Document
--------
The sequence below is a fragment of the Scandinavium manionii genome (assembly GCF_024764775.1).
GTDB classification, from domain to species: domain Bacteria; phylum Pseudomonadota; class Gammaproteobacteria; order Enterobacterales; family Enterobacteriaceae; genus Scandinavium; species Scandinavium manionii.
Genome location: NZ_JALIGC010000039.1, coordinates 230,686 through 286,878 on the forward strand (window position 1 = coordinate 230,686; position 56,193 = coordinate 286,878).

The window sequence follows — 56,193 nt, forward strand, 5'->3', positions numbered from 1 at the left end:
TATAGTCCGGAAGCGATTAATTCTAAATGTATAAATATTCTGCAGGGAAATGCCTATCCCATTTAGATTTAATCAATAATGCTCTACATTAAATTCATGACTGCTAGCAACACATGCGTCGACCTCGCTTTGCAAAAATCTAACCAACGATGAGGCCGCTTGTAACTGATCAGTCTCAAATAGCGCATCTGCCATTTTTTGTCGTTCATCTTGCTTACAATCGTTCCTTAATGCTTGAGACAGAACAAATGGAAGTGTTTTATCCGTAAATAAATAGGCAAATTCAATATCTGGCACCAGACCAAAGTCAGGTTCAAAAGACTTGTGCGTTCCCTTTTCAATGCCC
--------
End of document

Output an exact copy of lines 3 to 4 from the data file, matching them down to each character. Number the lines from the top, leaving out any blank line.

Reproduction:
Genome location: NZ_JALIGC010000039.1, coordinates 230,686 through 286,878 on the forward strand (window position 1 = coordinate 230,686; position 56,193 = coordinate 286,878).

The window sequence follows — 56,193 nt, forward strand, 5'->3', positions numbered from 1 at the left end: